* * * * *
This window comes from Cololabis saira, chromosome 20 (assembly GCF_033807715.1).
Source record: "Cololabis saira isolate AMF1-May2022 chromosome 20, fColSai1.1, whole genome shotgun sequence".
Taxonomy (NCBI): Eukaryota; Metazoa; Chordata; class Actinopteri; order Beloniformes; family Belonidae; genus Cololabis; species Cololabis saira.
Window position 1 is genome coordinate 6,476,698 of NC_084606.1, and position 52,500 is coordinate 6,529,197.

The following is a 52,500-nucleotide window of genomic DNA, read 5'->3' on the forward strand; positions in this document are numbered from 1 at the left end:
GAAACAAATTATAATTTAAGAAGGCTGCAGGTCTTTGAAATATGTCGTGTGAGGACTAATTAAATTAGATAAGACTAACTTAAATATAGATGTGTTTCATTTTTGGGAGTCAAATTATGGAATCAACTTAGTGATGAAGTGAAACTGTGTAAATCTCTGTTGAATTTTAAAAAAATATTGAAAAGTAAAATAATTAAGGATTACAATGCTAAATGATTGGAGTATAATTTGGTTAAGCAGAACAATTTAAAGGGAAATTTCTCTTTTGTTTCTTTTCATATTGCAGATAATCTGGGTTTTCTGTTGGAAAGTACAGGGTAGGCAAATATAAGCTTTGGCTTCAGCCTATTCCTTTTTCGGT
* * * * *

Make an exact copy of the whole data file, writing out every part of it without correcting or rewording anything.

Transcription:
This window comes from Cololabis saira, chromosome 20 (assembly GCF_033807715.1).
Source record: "Cololabis saira isolate AMF1-May2022 chromosome 20, fColSai1.1, whole genome shotgun sequence".
Taxonomy (NCBI): Eukaryota; Metazoa; Chordata; class Actinopteri; order Beloniformes; family Belonidae; genus Cololabis; species Cololabis saira.
Window position 1 is genome coordinate 6,476,698 of NC_084606.1, and position 52,500 is coordinate 6,529,197.

The following is a 52,500-nucleotide window of genomic DNA, read 5'->3' on the forward strand; positions in this document are numbered from 1 at the left end:
GAAACAAATTATAATTTAAGAAGGCTGCAGGTCTTTGAAATATGTCGTGTGAGGACTAATTAAATTAGATAAGACTAACTTAAATATAGATGTGTTTCATTTTTGGGAGTCAAATTATGGAATCAACTTAGTGATGAAGTGAAACTGTGTAAATCTCTGTTGAATTTTAAAAAAATATTGAAAAGTAAAATAATTAAGGATTACAATGCTAAATGATTGGAGTATAATTTGGTTAAGCAGAACAATTTAAAGGGAAATTTCTCTTTTGTTTCTTTTCATATTGCAGATAATCTGGGTTTTCTGTTGGAAAGTACAGGGTAGGCAAATATAAGCTTTGGCTTCAGCCTATTCCTTTTTCGGT